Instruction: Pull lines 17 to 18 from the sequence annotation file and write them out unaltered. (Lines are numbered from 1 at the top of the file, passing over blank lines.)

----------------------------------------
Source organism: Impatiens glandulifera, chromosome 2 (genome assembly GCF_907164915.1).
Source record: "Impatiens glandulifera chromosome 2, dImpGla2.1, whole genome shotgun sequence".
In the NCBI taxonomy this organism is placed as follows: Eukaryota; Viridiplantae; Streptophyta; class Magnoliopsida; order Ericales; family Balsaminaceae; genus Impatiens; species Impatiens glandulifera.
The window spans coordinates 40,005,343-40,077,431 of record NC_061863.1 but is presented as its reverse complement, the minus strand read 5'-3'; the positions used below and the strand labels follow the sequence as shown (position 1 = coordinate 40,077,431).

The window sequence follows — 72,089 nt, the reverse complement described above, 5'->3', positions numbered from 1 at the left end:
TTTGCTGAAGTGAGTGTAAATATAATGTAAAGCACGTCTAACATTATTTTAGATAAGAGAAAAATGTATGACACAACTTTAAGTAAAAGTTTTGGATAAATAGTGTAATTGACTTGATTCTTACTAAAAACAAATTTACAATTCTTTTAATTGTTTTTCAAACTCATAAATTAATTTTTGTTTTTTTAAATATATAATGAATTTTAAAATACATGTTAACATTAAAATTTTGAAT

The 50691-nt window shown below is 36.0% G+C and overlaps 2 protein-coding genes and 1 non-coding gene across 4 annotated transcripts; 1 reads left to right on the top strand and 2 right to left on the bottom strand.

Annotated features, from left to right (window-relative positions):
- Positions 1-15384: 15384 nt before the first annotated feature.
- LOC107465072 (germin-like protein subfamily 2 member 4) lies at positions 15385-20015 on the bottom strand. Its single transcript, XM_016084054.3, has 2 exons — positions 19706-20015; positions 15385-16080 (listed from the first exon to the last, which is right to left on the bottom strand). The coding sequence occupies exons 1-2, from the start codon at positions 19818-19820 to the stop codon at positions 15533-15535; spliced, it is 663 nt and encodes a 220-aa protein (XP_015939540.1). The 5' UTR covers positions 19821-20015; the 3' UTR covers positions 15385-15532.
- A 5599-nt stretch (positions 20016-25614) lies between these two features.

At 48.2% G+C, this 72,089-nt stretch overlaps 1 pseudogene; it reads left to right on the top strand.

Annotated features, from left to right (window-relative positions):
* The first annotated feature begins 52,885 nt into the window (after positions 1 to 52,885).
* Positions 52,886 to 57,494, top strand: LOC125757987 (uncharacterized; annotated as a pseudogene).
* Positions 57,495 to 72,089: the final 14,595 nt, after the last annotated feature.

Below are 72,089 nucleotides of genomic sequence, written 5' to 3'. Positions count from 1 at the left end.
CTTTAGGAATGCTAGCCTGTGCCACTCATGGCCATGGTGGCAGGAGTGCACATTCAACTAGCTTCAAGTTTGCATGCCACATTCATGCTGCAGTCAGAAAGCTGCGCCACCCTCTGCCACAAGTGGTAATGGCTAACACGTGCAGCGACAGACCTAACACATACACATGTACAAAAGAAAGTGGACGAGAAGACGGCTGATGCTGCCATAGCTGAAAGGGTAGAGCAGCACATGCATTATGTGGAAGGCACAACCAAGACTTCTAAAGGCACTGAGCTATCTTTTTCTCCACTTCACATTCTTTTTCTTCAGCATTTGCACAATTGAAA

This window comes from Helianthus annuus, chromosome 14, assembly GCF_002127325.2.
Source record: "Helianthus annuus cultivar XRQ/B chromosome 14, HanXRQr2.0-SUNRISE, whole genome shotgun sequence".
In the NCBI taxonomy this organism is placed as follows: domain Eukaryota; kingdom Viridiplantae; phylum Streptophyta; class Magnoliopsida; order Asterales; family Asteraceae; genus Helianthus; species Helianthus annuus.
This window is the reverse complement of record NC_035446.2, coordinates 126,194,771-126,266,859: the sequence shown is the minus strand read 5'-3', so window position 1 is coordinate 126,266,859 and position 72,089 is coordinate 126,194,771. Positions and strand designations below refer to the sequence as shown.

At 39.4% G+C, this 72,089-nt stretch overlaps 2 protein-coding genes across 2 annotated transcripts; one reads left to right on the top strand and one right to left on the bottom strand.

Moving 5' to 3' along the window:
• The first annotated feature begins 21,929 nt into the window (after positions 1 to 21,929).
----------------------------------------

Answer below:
Below are 72,089 nucleotides of genomic sequence, written 5' to 3'. Positions count from 1 at the left end.
CTTTAGGAATGCTAGCCTGTGCCACTCATGGCCATGGTGGCAGGAGTGCACATTCAACTAGCTTCAAGTTTGCATGCCACATTCATGCTGCAGTCAGAAAGCTGCGCCACCCTCTGCCACAAGTGGTAATGGCTAACACGTGCAGCGACAGACCTAACACATACACATGTACAAAAGAAAGTGGACGAGAAGACGGCTGATGCTGCCATAGCTGAAAGGGTAGAGCAGCACATGCATTATGTGGAAGGCACAACCAAGACTTCTAAAGGCACTGAGCTATCTTTTTCTCCACTTCACATTCTTTTTCTTCAGCATTTGCACAATTGAAA